When you do a self-skin check, do you include your scalp? If you are bald, you probably do. If not, the scalp is often a forgotten area. But skin cancer can, and does, develop on the scalp. The majority of cancers found on the head and neck are either basal cell carcinoma or squamous cell carcinoma.
Even though melanoma is not as common on the neck or scalp, these cancers do account for 10 percent of all melanoma deaths. This might be because these cancers are hidden under your hair. By the time the cancer is discovered, it can develop into stage 3 or stage 4 melanoma. A study completed at the University of North Carolina in 2008 found that people with neck or scalp melanoma die at twice the rate of people with melanoma on other parts of their body [Archives of Dermatology, 2008; 144(4):515-521] The study also found:
- Those with scalp cancer were an average of 59 years old, compared to 55 years old for other types of melanoma
- Men are more likely than women to develop skin cancer on the scalp or neck
- Scalp and neck melanomas are thicker than melanoma on other parts of the body
- The lymph nodes are more likely to be involved than in melanomas on other parts of the body
As with all skin cancers, early detection and treatment is important. It is possible that the high rate of death from cancers on the scalp are simply because they were not detected early. There are ways you can protect yourself:
Wear a Hat
Many people believe that the scalp doesn’t need protection from the sun (unless you are bald); they believe that their hair acts as a barrier to the sun’s rays. While dark, thick hair does offer more protection than fine, light hair, the sun can still penetrate to the scalp. That€™s why wearing a hat whenever you are outside is so important. The hat should have a wide brim, wide enough to protect your ears.
Talk to Your Barber or Hairdresser
One dermatologist, Neil Fenske, at the University of South Florida, hopes that hairdressers and barbers can help with early identification.  He understands they are not dermatologists but they are in a unique position to notice spots or lesions on the scalp. Many people see the same barber or hairdresser on a regular basis, often every four to six weeks, giving them the chance to notice changes. Any new moles, lesions or spots, or any that begin to change, can be pointed out immediately. You can ask your hairdresser or barber to let you know immediately if they notice anything.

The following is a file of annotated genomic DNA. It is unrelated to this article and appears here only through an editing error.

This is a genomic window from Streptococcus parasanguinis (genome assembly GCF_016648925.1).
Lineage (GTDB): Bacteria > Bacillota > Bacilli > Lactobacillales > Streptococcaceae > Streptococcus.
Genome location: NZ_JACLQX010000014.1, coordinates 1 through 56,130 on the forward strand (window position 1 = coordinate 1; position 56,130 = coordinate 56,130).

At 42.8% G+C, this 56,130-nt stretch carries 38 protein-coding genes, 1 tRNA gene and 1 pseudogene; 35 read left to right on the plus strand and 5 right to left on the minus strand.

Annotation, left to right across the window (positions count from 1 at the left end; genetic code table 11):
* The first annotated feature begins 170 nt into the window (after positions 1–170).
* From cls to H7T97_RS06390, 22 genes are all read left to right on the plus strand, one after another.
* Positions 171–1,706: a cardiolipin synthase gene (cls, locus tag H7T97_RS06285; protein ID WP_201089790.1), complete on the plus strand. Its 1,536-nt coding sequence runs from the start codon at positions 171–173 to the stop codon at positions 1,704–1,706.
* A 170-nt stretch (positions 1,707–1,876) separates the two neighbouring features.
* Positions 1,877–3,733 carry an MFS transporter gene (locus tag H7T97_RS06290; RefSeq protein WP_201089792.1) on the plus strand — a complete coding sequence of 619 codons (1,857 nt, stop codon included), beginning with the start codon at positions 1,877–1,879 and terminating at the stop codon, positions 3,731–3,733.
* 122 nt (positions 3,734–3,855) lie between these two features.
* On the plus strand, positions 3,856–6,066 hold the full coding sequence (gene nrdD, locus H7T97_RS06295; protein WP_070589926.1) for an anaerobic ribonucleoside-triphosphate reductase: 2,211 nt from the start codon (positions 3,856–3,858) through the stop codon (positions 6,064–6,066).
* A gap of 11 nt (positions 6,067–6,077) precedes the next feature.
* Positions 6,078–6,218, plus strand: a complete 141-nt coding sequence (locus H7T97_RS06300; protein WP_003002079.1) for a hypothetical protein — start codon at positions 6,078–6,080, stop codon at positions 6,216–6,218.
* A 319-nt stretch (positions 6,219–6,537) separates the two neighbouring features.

Include Your Scalp in Your Skin Self-Check
You can check your own scalp, however, it is much easier to partner up with someone. Use a hairdryer and a comb and make parts in your hair, a little at a time, starting at one ear and working your way to the other ear. Use a mirror to check the back (this is where having a second person is most helpful as it is difficult to see the back of your head even while using a mirror).
Make Sure Your Dermatologist Checks Your Scalp
It is recommended that everyone have a skin check by a dermatologist on a regular basis. Make sure your dermatologist includes your scalp during these checks. Because skin cancer on the scalp is not as prevalent, some dermatologists forget to include this area in annual skin checks. If your dermatologist doesn’t include your scalp, speak up.
 "Skin cancer Can Develop in Unexpected Places," Date Unknown, Irene Maher, University of South Florida News Channel 8
"Skin Cancer of the Head and Neck," 2010, Yn-Hsuan Ouyang, Seminars in Plastic Surgery, v.24(2)
Eileen Bailey is a freelance health writer. She is the author of What Went Right: Reframe Your Thinking for a Happier Now, Idiot’s Guide to Adult ADHD, Idiot’s Guide to Cognitive Behavioral Therapy, Essential Guide to Overcoming Obsessive Love, and Essential Guide to Asperger’s Syndrome. She can be found on Twitter @eileenmbailey and on Facebook at eileenmbailey.